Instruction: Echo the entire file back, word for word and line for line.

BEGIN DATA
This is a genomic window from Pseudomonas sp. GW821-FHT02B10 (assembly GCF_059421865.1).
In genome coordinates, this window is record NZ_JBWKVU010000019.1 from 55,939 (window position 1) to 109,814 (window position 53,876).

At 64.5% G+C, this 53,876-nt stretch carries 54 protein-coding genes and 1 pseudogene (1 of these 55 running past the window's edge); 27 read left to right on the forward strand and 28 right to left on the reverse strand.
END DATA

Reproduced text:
This is a genomic window from Pseudomonas sp. GW821-FHT02B10 (assembly GCF_059421865.1).
In genome coordinates, this window is record NZ_JBWKVU010000019.1 from 55,939 (window position 1) to 109,814 (window position 53,876).

At 64.5% G+C, this 53,876-nt stretch carries 54 protein-coding genes and 1 pseudogene (1 of these 55 running past the window's edge); 27 read left to right on the forward strand and 28 right to left on the reverse strand.